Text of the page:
There is a certain lack of candor in a medical community that rebukes supplements as weak and ineffective medicines, yet warns that these same supplements are dangerously blocking chemotherapy drugs.
Reminds me of the joke about the two oldtimers at the early bird special:
The first one turns to the other and says 'The food here is terrible.'
The second oldtimer turns to the first and says 'Yeah, and the portions are small, too.'
The composer John Cage (who actually composed the world's first piece of music that was entirely silent, titled â€˜4:33') was once offered the chance to sit in a completely sound-proofed chamber at one of the large universities.
Cage, who had excellent hearing, entered and almost immediately commented that he heard a low whooshing sound. He was informed that this was the sound of his cardiovascular system. A few minutes later he began to hear a high pitched siren-like sound, and was told that this was the sound of the neurons of his nervous system firing.
After a long period of concentration, he managed to tune out these two sounds and began to hear a chirping sound, like thousands of migrating birds.
This, he was told, was the sound of the Brownian Motion of the atoms forming the oxygen, nitrogen and carbon dioxide molecules in the air of the chamber.
There are many examples of similar types of low-threshold sensitivities. Most people can smell or taste as little as one molecule of an aromatic or flavorful substance. As Cage demonstrated, our powers of deep listening are similarly discreet. Perhaps even more impressive than low-threshold listening is our ability to zone in on certain bandwidths of the auditory spectrum. As any new mother can tell you, they know when they hear the crying sound of a baby whether that baby is their baby. Next time you are in a busy shopping mall or train station, ask a spouse or child to move at least 150 feet away and engage in a conversation at normal volume. Despite all the ambient noise and voices, you should be able to clearly hear their voices above all others.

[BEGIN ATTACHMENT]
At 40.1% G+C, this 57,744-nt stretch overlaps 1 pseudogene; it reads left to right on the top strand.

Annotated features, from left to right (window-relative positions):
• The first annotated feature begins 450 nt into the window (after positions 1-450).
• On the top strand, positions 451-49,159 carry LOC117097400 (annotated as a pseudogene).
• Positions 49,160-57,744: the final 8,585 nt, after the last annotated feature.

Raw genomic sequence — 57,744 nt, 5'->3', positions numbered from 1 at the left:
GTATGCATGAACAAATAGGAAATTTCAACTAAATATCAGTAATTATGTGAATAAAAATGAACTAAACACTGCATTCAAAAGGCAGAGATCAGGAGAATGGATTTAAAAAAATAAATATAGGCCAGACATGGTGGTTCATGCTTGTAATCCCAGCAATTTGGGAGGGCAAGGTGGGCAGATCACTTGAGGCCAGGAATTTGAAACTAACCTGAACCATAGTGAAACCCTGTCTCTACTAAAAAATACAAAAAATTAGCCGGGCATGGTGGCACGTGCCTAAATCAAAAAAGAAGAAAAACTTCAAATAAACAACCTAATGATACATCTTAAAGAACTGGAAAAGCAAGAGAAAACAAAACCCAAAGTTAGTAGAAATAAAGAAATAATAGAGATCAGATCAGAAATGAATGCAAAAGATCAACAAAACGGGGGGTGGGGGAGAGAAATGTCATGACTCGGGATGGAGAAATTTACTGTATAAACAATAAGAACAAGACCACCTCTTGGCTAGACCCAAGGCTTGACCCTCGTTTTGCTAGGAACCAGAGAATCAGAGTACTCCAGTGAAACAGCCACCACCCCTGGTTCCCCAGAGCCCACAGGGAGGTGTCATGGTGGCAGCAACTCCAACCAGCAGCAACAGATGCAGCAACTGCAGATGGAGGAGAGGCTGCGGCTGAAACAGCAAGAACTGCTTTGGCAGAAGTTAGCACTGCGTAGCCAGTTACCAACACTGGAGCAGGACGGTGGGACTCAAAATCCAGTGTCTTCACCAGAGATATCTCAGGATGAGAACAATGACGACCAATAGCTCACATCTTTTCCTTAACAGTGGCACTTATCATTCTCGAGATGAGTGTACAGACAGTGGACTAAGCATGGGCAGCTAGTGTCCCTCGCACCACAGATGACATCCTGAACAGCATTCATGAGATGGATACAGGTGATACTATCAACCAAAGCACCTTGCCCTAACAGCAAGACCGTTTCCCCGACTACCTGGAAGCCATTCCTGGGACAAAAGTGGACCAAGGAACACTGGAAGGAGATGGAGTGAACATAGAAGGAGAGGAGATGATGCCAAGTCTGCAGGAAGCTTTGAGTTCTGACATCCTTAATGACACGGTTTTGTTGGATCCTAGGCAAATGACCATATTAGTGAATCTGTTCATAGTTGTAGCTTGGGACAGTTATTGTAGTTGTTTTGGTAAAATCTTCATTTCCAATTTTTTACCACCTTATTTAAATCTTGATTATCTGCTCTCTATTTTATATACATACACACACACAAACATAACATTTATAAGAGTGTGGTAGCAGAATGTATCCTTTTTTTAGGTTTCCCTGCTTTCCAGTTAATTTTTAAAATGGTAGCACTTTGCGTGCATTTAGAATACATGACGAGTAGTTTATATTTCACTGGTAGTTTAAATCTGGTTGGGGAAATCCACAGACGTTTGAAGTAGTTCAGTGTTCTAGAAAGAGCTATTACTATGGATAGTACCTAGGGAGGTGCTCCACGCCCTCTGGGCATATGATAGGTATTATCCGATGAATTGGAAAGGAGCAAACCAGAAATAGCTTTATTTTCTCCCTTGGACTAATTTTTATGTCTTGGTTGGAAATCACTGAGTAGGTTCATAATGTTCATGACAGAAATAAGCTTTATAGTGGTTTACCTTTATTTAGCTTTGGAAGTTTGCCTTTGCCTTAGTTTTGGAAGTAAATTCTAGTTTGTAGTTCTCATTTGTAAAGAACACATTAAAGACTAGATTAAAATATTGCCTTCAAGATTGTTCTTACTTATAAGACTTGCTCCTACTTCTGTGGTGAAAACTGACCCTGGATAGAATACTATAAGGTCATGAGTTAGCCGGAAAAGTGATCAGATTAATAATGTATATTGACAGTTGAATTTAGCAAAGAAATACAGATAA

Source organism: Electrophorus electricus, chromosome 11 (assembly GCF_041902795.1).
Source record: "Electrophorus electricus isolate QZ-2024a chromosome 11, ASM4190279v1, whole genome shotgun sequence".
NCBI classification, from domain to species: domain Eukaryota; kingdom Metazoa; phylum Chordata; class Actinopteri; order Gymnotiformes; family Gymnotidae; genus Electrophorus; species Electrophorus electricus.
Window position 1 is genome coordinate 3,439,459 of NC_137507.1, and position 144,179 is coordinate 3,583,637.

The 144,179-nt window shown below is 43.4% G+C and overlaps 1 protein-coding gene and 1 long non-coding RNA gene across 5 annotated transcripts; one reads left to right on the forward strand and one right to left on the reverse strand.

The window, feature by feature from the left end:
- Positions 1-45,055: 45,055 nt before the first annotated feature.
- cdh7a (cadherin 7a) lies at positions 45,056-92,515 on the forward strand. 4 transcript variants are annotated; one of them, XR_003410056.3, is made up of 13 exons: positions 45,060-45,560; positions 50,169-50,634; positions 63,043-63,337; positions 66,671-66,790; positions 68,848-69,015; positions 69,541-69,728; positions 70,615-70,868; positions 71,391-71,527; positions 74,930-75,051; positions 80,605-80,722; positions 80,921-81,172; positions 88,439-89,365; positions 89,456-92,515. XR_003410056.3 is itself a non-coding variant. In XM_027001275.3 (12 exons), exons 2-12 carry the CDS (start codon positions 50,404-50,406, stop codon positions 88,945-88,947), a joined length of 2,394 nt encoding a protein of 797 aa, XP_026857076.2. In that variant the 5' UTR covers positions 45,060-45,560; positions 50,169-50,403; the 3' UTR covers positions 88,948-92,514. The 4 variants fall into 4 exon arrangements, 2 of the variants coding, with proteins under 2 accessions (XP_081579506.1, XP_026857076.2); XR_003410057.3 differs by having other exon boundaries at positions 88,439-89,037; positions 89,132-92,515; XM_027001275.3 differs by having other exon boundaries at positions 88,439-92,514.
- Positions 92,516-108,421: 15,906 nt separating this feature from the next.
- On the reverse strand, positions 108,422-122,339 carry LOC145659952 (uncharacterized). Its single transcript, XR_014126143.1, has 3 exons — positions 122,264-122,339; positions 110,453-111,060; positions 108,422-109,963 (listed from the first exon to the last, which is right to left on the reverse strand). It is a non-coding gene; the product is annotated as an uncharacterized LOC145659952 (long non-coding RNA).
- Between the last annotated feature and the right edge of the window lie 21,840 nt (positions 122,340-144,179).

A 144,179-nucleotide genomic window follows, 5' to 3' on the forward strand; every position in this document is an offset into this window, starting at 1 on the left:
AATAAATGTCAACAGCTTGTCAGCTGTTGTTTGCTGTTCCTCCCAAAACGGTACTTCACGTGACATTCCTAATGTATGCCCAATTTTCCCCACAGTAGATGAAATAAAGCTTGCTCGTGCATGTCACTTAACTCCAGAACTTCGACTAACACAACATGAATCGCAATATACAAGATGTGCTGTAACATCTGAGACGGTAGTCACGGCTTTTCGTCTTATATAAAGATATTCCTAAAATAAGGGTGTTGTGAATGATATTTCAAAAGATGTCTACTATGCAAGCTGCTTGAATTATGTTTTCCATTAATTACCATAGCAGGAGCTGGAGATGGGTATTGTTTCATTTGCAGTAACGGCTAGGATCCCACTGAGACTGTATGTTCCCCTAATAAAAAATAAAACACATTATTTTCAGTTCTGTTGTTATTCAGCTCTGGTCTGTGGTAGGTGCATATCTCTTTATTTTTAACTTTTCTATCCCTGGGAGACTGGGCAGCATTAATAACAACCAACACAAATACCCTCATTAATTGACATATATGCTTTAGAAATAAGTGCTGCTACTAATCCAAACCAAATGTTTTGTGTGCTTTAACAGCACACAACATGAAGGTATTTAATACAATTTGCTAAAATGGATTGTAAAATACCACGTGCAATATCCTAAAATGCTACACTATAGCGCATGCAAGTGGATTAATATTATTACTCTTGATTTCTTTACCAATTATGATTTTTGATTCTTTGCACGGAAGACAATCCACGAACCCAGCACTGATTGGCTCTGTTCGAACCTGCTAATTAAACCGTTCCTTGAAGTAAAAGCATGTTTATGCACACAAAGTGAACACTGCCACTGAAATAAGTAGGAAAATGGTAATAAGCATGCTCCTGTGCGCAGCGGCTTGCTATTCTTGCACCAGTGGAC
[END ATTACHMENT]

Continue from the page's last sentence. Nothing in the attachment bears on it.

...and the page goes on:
It is amazing what we can sense when we stop trying to sense it.
Yesterday I went through with what I call â€˜weather head,' a fullness that I occasionally feel when the outside barometer goes up while the inside barometer in my head is still heading down, or vice versa. Better this morning.
Great day in the office. Eight office calls, several featuring favorite patients who I have tended to for literally decades. What a delight it is to grow old with a good patient! To see their children mature and develop; to see the lines and wrinkles and gray hairs develop on their faces and they on mine.
Dinner tonight will be at my brother's place. He and his wife have a delightful little one-year-old son, Alex.